CHINA AND THE U.S. reached an air services
agreement June 18 that could dramatically increase service between
the two countries over the next six years. United and Northwest
today are the only U.S. passenger carriers serving China; on the
Chinese side, the carriers flying to the U.S. are China Southern
and China Eastern. The agreement will let five additional airlines
from each country serve the market. The U.S. can select an
additional carrier to start service later this year, but it has to
be an all-cargo airline; the remaining four can be either cargo or
passenger, with one carrier entering the market in each of the
years 2005, 2006, 2008 and 2010. Over a six-year phase-in period,
the agreement also will increase each country's allotment of weekly
passenger flights by 84. Fourteen of those flights will be
available for new U.S. passenger services later this year. The U.S.
and China also agreed to allow each country's carriers to serve any
city in the other country, and permit unlimited code sharing
between U.S. and Chinese airlines.
IN OTHER AIR NEWS
• Delta expanded its code-share agreement with China Airlines by
placing its code on China Air flights between Seattle and Taipei,
Taiwan, beginning June 22. Last month, Delta initially placed its
code on China Air flights from Los Angeles, San Francisco, Honolulu
and New York (JFK) to Taipei. China Air already places its code on
Delta flights from Los Angeles and San Francisco to five U.S.
destinations -- Atlanta, Dallas/Fort Worth, Salt Lake City,
Honolulu and Cincinnati. Frequent flyer program reciprocity began
• Qantas Airways inaugurated nonstop flights between Los Angeles
and Brisbane, Australia, June 16 aboard Boeing 747-400 aircraft.
Los Angeles-Brisbane service departs each week on Wednesdays,
Fridays and Sundays from Los Angeles at 11:20 p.m. and arrives in
Brisbane at 6:20 a.m. The return flight departs Brisbane at 11:40
a.m. and arrives in Los Angeles at 7:30 a.m. the same day.
MGM MIRAGE, which last week negotiated a deal
to acquire the Mandalay Resort Group, revealed that it entered into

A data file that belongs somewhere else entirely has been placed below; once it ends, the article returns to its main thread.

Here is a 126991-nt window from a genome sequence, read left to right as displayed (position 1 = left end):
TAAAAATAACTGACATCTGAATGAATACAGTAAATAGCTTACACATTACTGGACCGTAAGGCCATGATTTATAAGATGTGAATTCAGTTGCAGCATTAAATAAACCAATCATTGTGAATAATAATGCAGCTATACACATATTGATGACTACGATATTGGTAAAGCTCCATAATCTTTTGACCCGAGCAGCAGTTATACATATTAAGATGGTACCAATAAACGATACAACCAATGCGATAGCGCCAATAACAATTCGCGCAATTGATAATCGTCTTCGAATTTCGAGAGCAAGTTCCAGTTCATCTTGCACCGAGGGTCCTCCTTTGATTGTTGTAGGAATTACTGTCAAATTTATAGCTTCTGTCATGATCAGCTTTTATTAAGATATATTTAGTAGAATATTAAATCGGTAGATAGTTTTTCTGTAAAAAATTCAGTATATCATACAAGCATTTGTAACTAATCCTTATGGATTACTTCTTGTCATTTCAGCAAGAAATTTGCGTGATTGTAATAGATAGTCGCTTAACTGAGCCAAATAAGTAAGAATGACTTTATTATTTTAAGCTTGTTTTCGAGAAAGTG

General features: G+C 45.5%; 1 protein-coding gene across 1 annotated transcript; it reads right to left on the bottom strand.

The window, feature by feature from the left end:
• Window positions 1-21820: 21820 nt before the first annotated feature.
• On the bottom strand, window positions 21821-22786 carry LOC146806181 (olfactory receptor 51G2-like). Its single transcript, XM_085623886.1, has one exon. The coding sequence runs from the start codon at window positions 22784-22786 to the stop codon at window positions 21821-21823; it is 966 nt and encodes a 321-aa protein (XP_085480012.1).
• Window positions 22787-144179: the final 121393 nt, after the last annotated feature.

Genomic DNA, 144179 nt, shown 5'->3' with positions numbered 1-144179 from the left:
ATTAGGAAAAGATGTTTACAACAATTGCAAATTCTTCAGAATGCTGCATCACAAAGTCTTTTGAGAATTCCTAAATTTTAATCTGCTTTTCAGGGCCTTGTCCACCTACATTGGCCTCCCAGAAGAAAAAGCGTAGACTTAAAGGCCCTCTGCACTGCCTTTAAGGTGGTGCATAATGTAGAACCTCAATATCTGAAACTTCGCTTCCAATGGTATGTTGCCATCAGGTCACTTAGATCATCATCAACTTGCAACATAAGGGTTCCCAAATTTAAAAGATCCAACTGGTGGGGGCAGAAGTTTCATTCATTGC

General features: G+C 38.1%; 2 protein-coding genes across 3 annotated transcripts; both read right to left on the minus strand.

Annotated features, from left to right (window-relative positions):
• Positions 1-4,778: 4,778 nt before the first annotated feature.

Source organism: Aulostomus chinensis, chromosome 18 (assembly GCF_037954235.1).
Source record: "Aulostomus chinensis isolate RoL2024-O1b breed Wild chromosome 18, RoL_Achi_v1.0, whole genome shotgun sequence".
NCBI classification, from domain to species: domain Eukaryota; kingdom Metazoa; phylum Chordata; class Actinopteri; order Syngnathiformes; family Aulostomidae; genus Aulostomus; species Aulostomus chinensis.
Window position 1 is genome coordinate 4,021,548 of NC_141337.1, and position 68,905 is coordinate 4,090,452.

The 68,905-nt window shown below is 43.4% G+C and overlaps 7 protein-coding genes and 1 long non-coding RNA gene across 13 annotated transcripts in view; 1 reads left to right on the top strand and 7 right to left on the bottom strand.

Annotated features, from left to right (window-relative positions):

a joint-venture agreement with Pansy Ho Chiu-king to develop, build
and operate a major hotel-casino resort in Macau. The resort, which
could open as early as 2006, will be located on a waterfront site
next to the planned Wynn Resorts facility and near the Lisboa
hotel-casino. Pansy Ho Chiu-king is the managing director of a Hong
Kong conglomerate, Sun Tak Holdings, with interests in hospitality
and shipping. The Financial Times reported that the Ho family had a
40-year monopoly on Macau gambling licenses until 2001. The
joint-venture pact is subject to regulatory approvals.
BEST WESTERN and China Southern Airlines are
looking to develop synergies through a partnership that links their
respective loyalty programs. The partnership permits China Southern
Airlines' Sky Pearl Club members who sign up for Best Western's
Gold Crown Club Int'l to earn 250 bonus miles when they stay at any
of 4,100 Best Western participating hotels, including 12 in China.
"As both Best Western and China Southern Airlines continue their
steady expansion throughout Asia and the world, members of both
guest loyalty programs will benefit from the synergies created by
this partnership," said David Kong, Best Western's executive
ISLANDS IN THE SUN introduced a snorkeling
package to the Tahitian Islands, including Moorea, Rangiroa and the
island of Tahiti -- "a first for first for Tahiti," according to a
spokeswoman. The package includes four nights at the
InterContinental Beachcomber Resort Moorea, three nights at the
Hotel Kia Ora on Rangiroa, and a day room at the InterContinental
Beachcomber Resort Tahiti on departure day. Also included are most
meals, inter-island air, all transfers, a Tiki Village Theater show
on Moorea and three snorkeling excursions. Departures are scheduled
year-round. The price is $3,295 per person, double, including
roundtrip air from Los Angeles; airport departure tax and security
fees of about $72 are additional. Information is available at www.islandsinthesun.com.